Probably the most popular method has been to mix it with grape juice. However, half the sugar in grape juice is very low glycemic and won't spike insulin levels. If you're watching your carb intake, your wasting precious carbs from the grape juice with no benefit to raising insulin levels.
Our CreaFit Creatine Transport formula provides creatine plus dextrose. Dextrose rates about the same on a glycemic index scale as glucose used in the study referred to earlier. Dextrose rates 100 on a scale of 1 to 100, the higher the number, the more it can trigger an insulin response. For reference purposes, fructose-some of the sugar found in grape juice rates a 20, table sugar rates a 59, honey is 87, a baked potato is about 97 and dextrose and glucose are 100. But if you are hypoglycemic (get low blood sugar) or your energy levels crash about a half hour after eating sugary foods, then just take the straight creatine and avoid the carbs. It still works fantastic and is the way athletes took creatine for years until the new study showed ways to make it even more effective. Q. I've hit a plateau on my bench press. Can creatine help me punch through it?
A. This is the one exercise that studies show creatine really works. After one month of taking creatine, the average bench press for one rep max went up 18 pounds from 278 pound to 296 pounds. The placebo group went down 6 pounds on their bench press.
Creatine works by extending the ATP energy production cycle. You typically can go all out on a sprint or weight lifting set for about 5 seconds before your effort or strength drops off. That's because your body's ATP stores are depleted. It takes several minutes to recycle from spent energy (ADP) back to useable energy (ATP). Creatine helps extend the ATP energy cycle by several seconds (some say up to 5 seconds). This means you can put more effort into a few more reps in a set. More stress on your muscles means you can get stronger, faster. That's why creatine works well for athletes requiring short bursts of energy. It's ideal for weight training. However, if you do not train hard, then creatine will do little for you. Q. I don't seem to notice any results from creatine?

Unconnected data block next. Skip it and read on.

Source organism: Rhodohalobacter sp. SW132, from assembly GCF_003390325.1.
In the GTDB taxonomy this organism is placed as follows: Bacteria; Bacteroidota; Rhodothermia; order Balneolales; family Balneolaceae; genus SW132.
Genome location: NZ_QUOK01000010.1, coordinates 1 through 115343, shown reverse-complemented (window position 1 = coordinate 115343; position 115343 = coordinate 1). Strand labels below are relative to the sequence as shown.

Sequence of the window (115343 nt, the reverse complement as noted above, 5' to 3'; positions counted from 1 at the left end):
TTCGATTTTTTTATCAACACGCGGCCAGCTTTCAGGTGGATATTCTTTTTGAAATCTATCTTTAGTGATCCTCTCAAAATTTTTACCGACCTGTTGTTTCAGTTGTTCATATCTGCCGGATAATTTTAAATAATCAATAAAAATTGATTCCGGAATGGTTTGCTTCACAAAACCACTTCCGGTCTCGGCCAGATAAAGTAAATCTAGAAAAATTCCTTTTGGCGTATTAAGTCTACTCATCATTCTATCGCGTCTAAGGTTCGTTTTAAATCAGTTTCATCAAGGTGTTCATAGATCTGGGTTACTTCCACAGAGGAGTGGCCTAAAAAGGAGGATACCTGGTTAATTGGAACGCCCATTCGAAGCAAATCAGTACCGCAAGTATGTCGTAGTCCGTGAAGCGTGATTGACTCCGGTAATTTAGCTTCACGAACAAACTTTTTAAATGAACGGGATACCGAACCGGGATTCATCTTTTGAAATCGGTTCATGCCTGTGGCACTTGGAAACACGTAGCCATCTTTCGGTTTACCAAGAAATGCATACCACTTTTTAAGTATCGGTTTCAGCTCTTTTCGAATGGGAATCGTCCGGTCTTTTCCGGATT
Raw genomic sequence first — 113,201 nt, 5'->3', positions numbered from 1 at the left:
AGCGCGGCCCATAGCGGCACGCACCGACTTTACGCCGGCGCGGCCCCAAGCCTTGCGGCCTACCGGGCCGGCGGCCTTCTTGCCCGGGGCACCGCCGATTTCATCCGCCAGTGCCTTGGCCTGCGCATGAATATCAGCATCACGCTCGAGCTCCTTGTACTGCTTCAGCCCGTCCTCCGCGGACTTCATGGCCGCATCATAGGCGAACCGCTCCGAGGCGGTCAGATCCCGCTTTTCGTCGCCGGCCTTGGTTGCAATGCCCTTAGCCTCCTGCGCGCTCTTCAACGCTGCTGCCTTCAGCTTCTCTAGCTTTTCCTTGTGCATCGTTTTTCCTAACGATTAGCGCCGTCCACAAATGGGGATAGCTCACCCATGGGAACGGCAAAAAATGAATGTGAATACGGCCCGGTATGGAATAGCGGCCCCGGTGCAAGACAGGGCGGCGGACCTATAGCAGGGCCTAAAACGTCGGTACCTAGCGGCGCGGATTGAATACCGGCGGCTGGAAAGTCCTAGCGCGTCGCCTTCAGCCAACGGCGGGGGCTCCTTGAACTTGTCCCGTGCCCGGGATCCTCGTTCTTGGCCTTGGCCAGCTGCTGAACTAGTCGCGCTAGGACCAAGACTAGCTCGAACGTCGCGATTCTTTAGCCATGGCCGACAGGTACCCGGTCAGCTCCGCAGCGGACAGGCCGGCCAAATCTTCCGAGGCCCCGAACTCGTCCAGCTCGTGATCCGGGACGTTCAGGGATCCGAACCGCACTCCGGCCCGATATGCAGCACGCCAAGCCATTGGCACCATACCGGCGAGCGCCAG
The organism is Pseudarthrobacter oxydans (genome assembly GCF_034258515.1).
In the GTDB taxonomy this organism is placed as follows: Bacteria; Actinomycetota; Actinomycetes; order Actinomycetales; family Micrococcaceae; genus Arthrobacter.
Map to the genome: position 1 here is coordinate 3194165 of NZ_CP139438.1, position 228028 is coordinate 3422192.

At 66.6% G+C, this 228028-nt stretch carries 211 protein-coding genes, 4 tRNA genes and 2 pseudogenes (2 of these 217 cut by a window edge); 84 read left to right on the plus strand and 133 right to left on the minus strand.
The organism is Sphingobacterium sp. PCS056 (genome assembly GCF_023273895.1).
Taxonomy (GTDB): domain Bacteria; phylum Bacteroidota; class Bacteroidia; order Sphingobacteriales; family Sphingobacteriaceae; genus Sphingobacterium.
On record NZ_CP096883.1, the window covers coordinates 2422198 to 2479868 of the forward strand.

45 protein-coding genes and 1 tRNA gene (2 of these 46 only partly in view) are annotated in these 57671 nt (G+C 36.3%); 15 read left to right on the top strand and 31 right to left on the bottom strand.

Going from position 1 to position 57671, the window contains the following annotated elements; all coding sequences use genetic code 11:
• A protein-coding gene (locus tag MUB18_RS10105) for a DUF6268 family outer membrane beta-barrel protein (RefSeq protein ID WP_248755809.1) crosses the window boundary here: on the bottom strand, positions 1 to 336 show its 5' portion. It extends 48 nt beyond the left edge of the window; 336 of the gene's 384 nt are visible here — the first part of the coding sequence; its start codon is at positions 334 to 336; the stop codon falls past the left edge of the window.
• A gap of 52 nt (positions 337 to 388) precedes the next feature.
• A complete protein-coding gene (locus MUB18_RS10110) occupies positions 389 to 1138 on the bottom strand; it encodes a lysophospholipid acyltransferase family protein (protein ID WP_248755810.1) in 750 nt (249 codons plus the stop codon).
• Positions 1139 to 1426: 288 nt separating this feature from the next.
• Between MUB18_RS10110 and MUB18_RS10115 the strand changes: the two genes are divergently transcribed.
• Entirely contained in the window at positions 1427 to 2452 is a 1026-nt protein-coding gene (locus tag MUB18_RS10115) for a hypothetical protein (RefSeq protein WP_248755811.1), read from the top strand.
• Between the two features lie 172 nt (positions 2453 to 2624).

A. Provided you're taking our German Creatine
brand so that we know you're getting the real thing, then you may be one of the small percentage of people who are termed, non-responders. A creatine study revealed that many of the non-responders already had higher circulating levels of creatine compared to the others in the study who got better results. Q. I'm in a dieting down stage and want to get that real shredded vascular look. Should I be taking creatine during this stage?
A. When you take creatine, there is a certain amount of water weight gain that goes along with it. That water gain can help smooth over those abs you've been working so hard to bring out. That's why most bodybuilder's heading into the final weeks of contest preparation drop creatine from their regimen. You don't want to retain water if you want that washboard ab look. In a bodybuilding contest, strength is not important. It's the look that counts. Most of those guys on stage are probably the weakest they've been in months.